Virtual Meeting Joy
Written by Roxanne Brown
Have meetings become friendlier? When a colleague’s child bursts on your screen to show you their toy, does that make people laugh? When a cat jumps up on the back of a colleague’s chair, does that bring smiles? Working from home is a lot of things. “Weird” certainly describes it. Sometimes, it can be unexpectedly joyous too.
Of course, work is a serious thing that needs focus. collaboration and determination. Work also needs spontaneous, joyful moments. That momentary relief does a lot for mood, bonding and energy.
Work-life balance seems like a passé phrase today. It’s more like work-life integration. That’s what we’re doing when we work from home all of the time. People used to have to hide those less-professional “life” parts of their lives before we quarantined. Now, not only do we seem to have the patience for it, many of us are enjoying getting to know work colleagues in these new ways.
With this in mind, I share this set of Virtual Meeting Joy Principles for you to consider for your virtual place of work.
I’ve been meeting with my nonprofit Board colleagues this way for years, virtually, on camera. That’s because they live across the world – Singapore, Germany, British Columbia, DC, Chicago, Quebec, Ivory Coast, Wales. We meet at unusual times, early, like 6am, late, like 8pm. And, when you do this more of your life is shared by accident. In my experience, bonding experiences like this on a nonprofit Board are welcomed, especially if what brought you there is a passion for the cause.
These principles in action happened just yesterday. The Vice President and I were meeting with the newly elected Board members as part of our onboarding process. It’s five of us meeting for the second time since they joined so we’re still getting to know each other. One of the new members had a question and while she’s talking suddenly a cat tail appeared just below her chin. I noticed this and said, “Oh! Kitty!” We all spontaneously laughed together and the new member smiled broadly then continued with her question. Right there, in that moment, everyone knew what the culture of the Board meetings would be like. Focused, lighthearted, respectful and engaging.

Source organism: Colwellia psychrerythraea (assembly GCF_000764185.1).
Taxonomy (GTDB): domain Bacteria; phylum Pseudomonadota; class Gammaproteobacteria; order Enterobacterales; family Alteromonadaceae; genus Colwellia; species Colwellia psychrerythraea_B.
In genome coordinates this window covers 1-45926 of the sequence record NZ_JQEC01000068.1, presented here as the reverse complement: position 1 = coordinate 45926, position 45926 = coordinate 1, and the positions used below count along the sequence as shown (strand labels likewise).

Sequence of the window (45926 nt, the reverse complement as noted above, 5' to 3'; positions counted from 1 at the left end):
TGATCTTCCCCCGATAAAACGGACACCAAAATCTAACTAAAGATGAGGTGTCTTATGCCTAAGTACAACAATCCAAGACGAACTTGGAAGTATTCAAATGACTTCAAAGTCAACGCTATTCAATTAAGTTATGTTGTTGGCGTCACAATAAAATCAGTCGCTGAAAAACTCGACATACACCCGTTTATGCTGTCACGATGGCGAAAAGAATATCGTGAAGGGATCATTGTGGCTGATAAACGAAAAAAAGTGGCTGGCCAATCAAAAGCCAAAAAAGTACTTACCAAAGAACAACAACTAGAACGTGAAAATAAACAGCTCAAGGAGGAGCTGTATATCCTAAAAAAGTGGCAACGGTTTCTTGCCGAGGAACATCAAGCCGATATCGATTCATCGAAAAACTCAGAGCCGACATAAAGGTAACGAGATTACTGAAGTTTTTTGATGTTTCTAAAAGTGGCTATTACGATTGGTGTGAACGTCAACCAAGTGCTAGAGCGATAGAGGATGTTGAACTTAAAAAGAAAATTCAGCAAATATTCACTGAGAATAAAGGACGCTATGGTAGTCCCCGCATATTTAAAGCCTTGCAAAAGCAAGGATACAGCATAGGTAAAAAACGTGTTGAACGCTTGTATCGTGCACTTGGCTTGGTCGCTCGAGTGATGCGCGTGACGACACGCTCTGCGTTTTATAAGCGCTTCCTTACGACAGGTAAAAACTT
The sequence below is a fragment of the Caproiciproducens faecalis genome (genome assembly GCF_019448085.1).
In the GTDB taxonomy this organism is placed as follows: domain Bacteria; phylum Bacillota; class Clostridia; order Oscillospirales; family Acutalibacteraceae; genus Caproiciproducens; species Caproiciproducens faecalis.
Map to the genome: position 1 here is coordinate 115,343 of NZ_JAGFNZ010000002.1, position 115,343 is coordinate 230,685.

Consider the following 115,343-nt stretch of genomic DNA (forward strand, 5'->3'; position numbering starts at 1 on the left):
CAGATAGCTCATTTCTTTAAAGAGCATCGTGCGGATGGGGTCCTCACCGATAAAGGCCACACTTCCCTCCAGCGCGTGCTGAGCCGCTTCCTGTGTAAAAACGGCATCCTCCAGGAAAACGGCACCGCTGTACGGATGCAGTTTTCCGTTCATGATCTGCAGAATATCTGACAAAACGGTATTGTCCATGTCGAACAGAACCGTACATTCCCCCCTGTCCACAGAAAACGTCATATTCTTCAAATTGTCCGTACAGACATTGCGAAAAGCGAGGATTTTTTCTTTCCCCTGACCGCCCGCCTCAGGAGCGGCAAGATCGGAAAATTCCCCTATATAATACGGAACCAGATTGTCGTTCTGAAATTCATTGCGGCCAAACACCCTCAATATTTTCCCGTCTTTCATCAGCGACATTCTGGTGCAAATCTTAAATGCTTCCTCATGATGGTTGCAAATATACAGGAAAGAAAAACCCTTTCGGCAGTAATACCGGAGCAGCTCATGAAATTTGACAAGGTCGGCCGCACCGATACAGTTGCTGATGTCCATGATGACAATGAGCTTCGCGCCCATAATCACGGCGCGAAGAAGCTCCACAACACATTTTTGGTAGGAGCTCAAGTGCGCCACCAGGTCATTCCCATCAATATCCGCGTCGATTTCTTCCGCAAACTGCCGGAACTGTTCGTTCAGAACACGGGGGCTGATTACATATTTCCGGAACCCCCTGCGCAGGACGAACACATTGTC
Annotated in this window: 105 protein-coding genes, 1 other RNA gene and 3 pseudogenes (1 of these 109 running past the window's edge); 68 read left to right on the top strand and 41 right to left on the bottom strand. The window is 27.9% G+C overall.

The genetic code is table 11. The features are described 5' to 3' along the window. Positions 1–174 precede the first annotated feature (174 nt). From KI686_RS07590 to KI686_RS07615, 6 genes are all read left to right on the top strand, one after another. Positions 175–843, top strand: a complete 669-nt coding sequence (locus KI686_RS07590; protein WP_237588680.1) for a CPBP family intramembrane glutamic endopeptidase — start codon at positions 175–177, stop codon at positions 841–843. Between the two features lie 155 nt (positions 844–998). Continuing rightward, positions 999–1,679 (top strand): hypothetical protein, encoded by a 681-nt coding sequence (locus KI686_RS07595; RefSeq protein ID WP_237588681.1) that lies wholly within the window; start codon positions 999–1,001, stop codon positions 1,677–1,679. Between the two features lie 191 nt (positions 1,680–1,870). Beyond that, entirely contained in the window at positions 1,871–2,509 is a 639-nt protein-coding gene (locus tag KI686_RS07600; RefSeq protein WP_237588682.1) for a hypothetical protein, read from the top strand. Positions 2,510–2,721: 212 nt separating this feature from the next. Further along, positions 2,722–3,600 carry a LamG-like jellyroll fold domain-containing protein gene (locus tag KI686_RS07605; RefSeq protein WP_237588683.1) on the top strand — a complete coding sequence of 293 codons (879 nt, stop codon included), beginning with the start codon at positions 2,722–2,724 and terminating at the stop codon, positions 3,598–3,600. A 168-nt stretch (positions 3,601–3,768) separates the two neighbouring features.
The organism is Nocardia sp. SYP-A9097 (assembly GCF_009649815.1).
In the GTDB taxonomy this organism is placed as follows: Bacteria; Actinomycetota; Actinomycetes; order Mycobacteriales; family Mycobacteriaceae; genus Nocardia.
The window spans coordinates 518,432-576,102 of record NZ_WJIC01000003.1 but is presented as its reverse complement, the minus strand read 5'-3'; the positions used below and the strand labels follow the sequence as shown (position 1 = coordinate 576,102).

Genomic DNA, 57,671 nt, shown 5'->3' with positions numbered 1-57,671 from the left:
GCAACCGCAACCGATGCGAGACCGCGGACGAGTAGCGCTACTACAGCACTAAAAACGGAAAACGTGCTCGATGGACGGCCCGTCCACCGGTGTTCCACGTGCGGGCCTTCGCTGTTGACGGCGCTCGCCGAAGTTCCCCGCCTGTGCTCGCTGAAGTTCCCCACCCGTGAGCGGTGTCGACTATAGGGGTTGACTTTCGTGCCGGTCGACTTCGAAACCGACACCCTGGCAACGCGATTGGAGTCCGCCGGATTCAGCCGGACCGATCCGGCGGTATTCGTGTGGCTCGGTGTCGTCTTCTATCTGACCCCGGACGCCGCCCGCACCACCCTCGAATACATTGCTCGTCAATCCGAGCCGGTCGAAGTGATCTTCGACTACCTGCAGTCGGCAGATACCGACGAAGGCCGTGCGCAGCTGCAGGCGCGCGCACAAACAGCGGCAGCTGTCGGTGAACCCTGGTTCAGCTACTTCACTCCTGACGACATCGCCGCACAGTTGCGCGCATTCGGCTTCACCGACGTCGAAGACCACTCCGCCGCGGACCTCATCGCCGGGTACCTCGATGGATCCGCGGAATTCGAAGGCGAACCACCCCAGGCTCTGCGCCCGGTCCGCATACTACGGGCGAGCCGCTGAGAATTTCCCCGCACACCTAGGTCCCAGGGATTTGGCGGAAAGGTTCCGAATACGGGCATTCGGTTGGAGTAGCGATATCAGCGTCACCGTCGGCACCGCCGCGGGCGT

Since working from home started to become the norm for most, business meetings have felt much more like these nonprofit meetings. We still focus, collaborate and get stuff done yet it’s okay if one of us needs to get up to answer the door or tend to a dog or pour another cup of coffee to keep going.
Work-life integration is a good way to think about collaboration today. How can the “life” part of “work-life” bring a new richness to work? How can it help colleagues connect to each other and the work they do together? How can it help people feel less isolated and like they belong? It’s a unique and wonderful opportunity most haven’t had until now.
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